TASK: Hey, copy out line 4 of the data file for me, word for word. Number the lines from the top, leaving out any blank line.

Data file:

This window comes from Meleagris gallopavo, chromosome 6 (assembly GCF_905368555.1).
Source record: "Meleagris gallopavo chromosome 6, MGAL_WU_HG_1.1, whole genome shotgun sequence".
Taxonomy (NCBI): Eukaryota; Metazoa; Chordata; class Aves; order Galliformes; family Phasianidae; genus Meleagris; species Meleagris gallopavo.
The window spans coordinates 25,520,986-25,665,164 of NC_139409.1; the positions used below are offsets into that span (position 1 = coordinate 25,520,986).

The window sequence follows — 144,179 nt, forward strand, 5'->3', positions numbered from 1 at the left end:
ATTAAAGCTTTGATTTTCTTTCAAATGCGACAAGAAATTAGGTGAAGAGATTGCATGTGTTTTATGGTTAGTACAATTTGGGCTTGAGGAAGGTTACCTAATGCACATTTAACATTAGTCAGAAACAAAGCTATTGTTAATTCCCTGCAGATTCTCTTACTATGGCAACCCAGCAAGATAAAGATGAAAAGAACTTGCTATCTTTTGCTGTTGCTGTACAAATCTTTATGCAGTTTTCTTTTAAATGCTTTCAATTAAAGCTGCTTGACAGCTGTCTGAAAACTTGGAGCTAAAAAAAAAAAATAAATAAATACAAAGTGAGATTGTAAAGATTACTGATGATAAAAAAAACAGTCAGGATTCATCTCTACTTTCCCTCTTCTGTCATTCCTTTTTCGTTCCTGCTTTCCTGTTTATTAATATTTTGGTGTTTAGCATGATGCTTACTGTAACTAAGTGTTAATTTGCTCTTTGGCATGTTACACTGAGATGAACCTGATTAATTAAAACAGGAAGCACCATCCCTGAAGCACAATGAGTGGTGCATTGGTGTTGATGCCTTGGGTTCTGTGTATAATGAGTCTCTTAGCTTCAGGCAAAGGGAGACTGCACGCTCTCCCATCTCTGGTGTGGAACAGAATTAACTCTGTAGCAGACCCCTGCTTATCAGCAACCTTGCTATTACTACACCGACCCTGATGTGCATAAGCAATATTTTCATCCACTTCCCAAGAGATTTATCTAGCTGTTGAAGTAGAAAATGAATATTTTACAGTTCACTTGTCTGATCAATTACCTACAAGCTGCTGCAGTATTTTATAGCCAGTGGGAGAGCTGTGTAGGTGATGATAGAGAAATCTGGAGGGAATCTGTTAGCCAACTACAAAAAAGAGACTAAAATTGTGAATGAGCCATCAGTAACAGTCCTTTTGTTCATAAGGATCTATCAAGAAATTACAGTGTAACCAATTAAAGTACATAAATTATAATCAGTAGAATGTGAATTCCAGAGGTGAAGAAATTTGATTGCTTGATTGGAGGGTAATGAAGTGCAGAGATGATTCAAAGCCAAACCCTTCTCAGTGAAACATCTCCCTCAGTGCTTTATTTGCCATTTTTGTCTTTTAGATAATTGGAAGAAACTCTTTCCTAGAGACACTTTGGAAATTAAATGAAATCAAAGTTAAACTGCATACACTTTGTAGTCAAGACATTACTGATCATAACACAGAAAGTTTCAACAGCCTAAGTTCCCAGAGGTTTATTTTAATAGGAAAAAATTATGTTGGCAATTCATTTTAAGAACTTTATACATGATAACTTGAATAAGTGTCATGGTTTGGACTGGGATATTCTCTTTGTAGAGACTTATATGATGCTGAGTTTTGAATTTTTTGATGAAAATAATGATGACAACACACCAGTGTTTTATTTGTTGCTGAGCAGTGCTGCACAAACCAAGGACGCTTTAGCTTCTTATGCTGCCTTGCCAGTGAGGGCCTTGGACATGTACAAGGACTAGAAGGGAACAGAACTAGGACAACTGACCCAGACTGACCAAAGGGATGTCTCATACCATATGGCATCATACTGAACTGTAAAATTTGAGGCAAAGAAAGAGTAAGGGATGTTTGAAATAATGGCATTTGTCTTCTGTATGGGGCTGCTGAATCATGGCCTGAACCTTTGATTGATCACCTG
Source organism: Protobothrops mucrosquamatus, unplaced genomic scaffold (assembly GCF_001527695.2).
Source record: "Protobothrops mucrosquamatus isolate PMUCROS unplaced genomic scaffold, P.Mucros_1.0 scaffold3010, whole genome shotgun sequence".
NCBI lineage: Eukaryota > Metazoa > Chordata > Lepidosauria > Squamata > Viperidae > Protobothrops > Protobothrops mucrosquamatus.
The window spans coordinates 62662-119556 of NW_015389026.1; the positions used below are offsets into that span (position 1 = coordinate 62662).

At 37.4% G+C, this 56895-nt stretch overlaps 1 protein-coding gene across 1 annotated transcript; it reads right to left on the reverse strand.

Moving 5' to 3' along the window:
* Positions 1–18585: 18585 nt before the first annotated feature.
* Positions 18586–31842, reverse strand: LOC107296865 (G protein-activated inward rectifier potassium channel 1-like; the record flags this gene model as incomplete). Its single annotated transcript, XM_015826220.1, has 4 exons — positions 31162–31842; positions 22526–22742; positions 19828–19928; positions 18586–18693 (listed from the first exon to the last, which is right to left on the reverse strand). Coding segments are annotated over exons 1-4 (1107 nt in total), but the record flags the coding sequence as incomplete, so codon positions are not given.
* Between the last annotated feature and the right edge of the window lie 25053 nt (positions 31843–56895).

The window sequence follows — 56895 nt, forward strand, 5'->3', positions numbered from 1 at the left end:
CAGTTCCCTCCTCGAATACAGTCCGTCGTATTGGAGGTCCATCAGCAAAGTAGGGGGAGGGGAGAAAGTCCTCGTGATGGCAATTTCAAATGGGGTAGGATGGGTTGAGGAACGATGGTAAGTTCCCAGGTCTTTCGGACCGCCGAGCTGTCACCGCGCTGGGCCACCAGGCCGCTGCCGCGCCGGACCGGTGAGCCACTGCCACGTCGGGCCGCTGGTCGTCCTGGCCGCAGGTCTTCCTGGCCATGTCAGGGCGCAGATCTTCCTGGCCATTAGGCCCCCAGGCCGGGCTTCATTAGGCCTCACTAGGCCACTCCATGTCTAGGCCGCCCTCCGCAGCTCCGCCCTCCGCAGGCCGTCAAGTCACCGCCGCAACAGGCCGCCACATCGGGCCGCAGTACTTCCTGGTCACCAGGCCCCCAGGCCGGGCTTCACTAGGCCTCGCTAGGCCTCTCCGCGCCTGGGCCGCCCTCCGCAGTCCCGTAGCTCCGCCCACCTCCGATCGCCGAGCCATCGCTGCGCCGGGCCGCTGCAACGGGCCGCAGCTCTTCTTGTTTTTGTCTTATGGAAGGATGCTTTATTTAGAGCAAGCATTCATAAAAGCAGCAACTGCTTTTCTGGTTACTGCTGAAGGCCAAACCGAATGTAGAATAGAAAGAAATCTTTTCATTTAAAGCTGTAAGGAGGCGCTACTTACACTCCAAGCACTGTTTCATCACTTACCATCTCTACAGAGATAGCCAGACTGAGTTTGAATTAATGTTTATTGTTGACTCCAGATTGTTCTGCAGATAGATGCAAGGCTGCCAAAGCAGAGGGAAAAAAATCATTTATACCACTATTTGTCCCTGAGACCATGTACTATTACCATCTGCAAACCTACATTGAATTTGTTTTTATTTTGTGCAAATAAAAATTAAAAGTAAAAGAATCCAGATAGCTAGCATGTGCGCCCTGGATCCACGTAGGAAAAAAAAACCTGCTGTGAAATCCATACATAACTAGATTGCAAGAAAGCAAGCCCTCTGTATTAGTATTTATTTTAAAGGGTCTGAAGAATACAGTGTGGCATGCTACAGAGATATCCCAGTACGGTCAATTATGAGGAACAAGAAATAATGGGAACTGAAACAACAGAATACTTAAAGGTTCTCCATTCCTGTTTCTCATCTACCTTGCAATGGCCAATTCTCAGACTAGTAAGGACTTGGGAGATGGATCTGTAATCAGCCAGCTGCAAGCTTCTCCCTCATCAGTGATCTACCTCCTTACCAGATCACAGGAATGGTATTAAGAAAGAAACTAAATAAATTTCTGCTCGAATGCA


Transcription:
The window spans coordinates 25,520,986-25,665,164 of NC_139409.1; the positions used below are offsets into that span (position 1 = coordinate 25,520,986).